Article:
What are some common words between Italian and Greek?

By: | Post date: 2017-01-12 | Comments: 1 Comment
Posted in categories: Linguistics, Modern Greek

There’s a substantial number of Italian loanwords in Modern Greek. Many of those loanwords are specifically from Venetian, rather than Tuscan Italian, because a large part of Greece was under Venetian rule for centuries. (And a large number of Greek islands were ruled by other Northern Italian republics.) Italian was also the language through which Greece was exposed to the West for centuries. Lexicography does not differentiate Venetian and Italian consistently.

The post Ιταλικές και βενετσιάνικες λέξεις στα ελληνικά at the lexilogia forum links to 891 headwords listed as Venetian in the Triantafyllidis dictionary, and 2468 as Italian (out of 47,000 entries.) The post is wrong, because the search they link to also retrieves entries from Kriaras’ Early Modern Greek dictionary, hosted at the same site; but the number is substantial, and I agree that most Modern Greek loanwords are from Italian and Venetian.

As a sampler, this PDF: http://www.greek-language.gr/gre…, a guide for teachers of Greek as a Foreign Language, gives the following examples of “Italian” loans:

αντένα, βάρκα, βελούδο, βεντέτα, βίζιτα, βίλα, βιολί, βόλτα, γάντι, γάτα, γούστο, κάλτσα, κανάλι, καπετάνιος, καπρίτσιο, κάρβουνο, καρέκλα, κάσα, κασετίνα, κόλπο, κομπόστα, κόστος, κότερο, κουβέρτα, κούνια, λάμπα, μπάνιο, μπαρκάρω, μπαστούνι, μπότα, μπουκάλι, μπουρίνι, μπράτσο, όπερα, παντελόνι, πατάτα, πόζα, ράτσα, ρεντίκολο, ρόδα, σαλάμι, σβέλτος, σερβίρω, σκούρος, σούπα, σπίρτο, στάμπα, τενόρος, τραμουντάνα, φουρτούνα.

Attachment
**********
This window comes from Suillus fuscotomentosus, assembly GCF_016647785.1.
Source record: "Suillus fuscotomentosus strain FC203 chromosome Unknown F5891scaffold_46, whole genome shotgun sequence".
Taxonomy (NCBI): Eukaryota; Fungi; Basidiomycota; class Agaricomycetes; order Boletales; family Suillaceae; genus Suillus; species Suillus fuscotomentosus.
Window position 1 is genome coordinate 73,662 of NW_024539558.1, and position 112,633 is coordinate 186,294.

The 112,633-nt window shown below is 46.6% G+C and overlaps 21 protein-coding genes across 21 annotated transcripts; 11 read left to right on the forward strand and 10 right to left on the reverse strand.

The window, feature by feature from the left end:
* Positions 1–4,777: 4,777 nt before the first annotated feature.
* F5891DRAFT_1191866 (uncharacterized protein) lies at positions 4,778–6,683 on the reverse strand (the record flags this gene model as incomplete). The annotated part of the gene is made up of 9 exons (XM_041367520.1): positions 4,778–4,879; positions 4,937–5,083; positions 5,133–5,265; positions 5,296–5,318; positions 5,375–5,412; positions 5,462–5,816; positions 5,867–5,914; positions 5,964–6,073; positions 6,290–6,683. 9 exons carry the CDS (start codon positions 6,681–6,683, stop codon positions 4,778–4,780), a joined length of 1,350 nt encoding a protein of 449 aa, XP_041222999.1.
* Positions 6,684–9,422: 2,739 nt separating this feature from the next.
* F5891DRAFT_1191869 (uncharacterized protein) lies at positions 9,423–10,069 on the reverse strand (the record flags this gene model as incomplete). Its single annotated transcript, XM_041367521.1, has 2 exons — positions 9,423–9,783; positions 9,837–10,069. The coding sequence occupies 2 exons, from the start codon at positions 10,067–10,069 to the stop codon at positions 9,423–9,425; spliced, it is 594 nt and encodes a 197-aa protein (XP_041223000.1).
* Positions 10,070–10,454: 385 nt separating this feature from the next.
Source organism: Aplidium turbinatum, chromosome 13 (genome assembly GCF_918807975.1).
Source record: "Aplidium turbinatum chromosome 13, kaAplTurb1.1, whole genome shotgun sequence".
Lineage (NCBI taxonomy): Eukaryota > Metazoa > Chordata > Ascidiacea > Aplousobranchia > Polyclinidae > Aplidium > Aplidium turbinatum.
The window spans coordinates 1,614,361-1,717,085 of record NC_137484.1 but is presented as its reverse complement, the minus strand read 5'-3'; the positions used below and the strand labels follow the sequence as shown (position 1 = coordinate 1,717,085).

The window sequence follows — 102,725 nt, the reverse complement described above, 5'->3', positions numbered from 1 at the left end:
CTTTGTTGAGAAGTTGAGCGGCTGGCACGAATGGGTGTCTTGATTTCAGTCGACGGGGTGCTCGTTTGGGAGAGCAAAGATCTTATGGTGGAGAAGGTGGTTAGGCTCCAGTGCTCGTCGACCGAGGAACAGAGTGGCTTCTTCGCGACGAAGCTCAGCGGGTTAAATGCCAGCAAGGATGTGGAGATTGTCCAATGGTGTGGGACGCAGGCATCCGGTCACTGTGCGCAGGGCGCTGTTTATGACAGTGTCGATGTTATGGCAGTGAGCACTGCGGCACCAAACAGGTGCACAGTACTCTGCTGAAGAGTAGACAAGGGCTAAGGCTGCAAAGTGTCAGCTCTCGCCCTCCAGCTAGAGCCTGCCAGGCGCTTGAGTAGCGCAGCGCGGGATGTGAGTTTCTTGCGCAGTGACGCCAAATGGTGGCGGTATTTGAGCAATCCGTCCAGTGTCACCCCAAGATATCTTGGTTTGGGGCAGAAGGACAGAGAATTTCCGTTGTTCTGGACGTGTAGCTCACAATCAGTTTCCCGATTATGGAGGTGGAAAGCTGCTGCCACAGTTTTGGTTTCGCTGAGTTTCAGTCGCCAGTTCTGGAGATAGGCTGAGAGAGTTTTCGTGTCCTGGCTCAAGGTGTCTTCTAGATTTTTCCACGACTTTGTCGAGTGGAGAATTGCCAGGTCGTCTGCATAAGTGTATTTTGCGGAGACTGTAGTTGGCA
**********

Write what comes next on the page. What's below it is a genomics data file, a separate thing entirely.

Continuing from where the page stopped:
antena, varka, veluðo, vendeta, vizita, vila, violi, volta, ɣanti, ɣata, ɣusto, kaltsa, kanali, kapetanios, kapritsio, karvuno, karekla, kasa, kasetina, kolpo, komposta, kostos, kotero, kuverta, kunia, lampa, banio, barkaro, bastuni, bota, bukali, burini, bratso, opera, panteloni, patata, poza, ratsa, redikolo, roða, salami, sveltos, serviro, skuros, supa, spirto, stampa, tenoros, tramuntana, furtuna.

antenna, boat, velvet, feud, visit (esp. to a doctor or prostitute), villa, violin, stroll, glove, cat, good taste, sock, channel, captain, caprice, coal, chair, trunk, pencil case, trick, fruit preserve, cost, yacht, blanket, cradle, lamp, bath, embark, cane, boot, bottle, squall, arm, opera, pants, potato, pose, race, figure of ridicule, wheel, salami, swift, serve food, dark, soup, matchstick or spirits, stamp, tenor, north wind, storm.

One Comment

  • Owlmirror says:

    There was a word that I was looking for (καμάρα) because I always thought it was a loan from Italian, and I didn’t see it. But the PDF has loans from Latin as well, and that word is on that list — as well as some others, I see.

    I wonder how it was decided that a word was an Italian loan vs a Latin one? Could there be some misattributions?

    I note that the list has other loans, including Hebrew and Arabic, but Aramaic seems to be missing. At the very least “Αββάς” should be on there, and there are probably others. One of the claimed Hebrew ones, “βίβλος”, is actually Phoenician, isn’t it?

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